Clients now are wondering if they’ve already missed the rally or would be better off waiting for a pullback to invest. Or, if they are already invested, they may be considering whether they should sell a portion of their portfolio ahead of a potential downturn. If we drill a bit deeper, “loss aversion” is often the fear behind these thoughts, summarized in the concern of “what if I invest today and I lose money tomorrow?”

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The Patient Investor

Why Diversify When It Doesn't Seem To Be Working?

Over the last several decades, we’ve seen strong returns from large U.S. companies and a question that many clients have asked is: “Why continue to diversify? Couldn’t we just buy an S&P 500 index fund and get better returns?”

Dimensional Fund Advisors (DFA) recently posted a terrific blog entitled "A Tale of Two Decades: Lessons for Long-Term Investors" that shares some very insightful data that sheds some light on these important questions.

First, let's look at the numbers over the last decade ... in the chart below, you can see that the S&P 500 (U.S. large cap stocks) had a cumulative return from 2010-2019 that was more than double any of the other listed asset classes. Furthermore, some evidence-based investment managers we use (such as DFA), favor value ("cheap") stocks over growth ("expensive") stocks, as value stocks have been shown to provide excess returns over time. As you can see in the chart below, it wasn't a great decade for value stocks either as the indexes with a value-tilt trailed the market-cap indexes.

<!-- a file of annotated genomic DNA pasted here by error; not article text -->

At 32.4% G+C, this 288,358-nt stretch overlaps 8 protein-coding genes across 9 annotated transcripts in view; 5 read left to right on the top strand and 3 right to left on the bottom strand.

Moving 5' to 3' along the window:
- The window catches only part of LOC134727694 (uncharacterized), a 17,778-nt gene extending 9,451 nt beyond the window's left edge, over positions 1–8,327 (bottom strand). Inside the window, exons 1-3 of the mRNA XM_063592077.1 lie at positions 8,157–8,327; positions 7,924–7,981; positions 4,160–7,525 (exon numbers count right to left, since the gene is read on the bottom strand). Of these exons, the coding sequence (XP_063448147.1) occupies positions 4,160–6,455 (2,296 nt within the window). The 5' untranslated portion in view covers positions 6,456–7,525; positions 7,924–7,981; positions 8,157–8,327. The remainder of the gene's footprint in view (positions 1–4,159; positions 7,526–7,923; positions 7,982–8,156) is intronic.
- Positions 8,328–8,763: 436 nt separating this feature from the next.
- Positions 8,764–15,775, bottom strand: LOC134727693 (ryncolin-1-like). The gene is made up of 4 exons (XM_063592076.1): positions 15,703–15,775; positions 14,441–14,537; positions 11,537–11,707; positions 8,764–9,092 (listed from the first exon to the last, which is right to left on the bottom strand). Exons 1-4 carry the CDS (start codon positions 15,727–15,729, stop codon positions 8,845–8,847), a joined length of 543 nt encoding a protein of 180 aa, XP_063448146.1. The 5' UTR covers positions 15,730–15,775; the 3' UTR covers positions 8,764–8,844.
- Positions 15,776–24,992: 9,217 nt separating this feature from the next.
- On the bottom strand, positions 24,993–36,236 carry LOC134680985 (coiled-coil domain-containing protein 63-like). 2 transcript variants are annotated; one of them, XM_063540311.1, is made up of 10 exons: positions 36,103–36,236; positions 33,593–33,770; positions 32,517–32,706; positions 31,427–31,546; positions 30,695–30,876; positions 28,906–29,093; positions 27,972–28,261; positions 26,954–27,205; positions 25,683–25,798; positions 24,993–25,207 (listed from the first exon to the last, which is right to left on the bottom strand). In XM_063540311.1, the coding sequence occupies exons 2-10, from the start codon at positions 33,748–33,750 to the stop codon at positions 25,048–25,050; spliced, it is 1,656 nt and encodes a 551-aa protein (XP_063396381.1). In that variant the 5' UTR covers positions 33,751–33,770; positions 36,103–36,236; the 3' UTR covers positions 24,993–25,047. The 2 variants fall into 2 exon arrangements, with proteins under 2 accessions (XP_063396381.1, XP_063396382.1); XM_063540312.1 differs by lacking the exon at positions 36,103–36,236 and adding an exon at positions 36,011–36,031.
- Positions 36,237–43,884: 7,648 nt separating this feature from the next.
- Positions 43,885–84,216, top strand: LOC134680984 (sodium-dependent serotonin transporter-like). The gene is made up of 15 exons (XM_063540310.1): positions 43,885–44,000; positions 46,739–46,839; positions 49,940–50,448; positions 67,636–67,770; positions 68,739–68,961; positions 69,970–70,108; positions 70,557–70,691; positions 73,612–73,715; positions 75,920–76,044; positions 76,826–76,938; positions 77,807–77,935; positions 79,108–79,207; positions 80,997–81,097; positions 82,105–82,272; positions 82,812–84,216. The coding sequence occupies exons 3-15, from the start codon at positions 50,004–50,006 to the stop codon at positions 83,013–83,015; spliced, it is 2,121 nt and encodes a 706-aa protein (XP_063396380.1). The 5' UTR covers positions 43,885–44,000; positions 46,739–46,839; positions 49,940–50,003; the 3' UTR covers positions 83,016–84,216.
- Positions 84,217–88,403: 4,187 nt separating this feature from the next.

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The Patient Investor

Eight Wealth Strategies During the Coronavirus

“The utility of living consists not in the length of days, but in the use of time.” Michel de Montaigne

For better or worse, many of us have had more time than usual to engage in new or different pursuits in 2020. Even if you're as busy as ever, you may well be revisiting routines you have long taken for granted. Let's cover eight ways—some effective and others ineffective—to spend your time shoring up your financial well-being in the time of the coronavirus.

1. A Best Practice: Stay the Course

Many investment habits remain the same as ones we've been advising all along. Build a low-cost, globally diversified investment portfolio with the money you've got earmarked for future spending. Structure it to represent your best shot at achieving your financial goals by maintaining an appropriate balance between risks and expected returns. Stick with it, in good times and bad.

2. A Top Time-Waster: Market-Timing and Stock-Picking

Why have stock markets been ratcheting upward during socioeconomic turmoil? Market theory provides several rational explanations. Mostly, market prices continuously reset according to "What's next?" expectations, while the economy is all about "What's now?" realities. If you're trying to keep up with the market's manic moves ... we recommend that you stop doing that. You're wasting your time.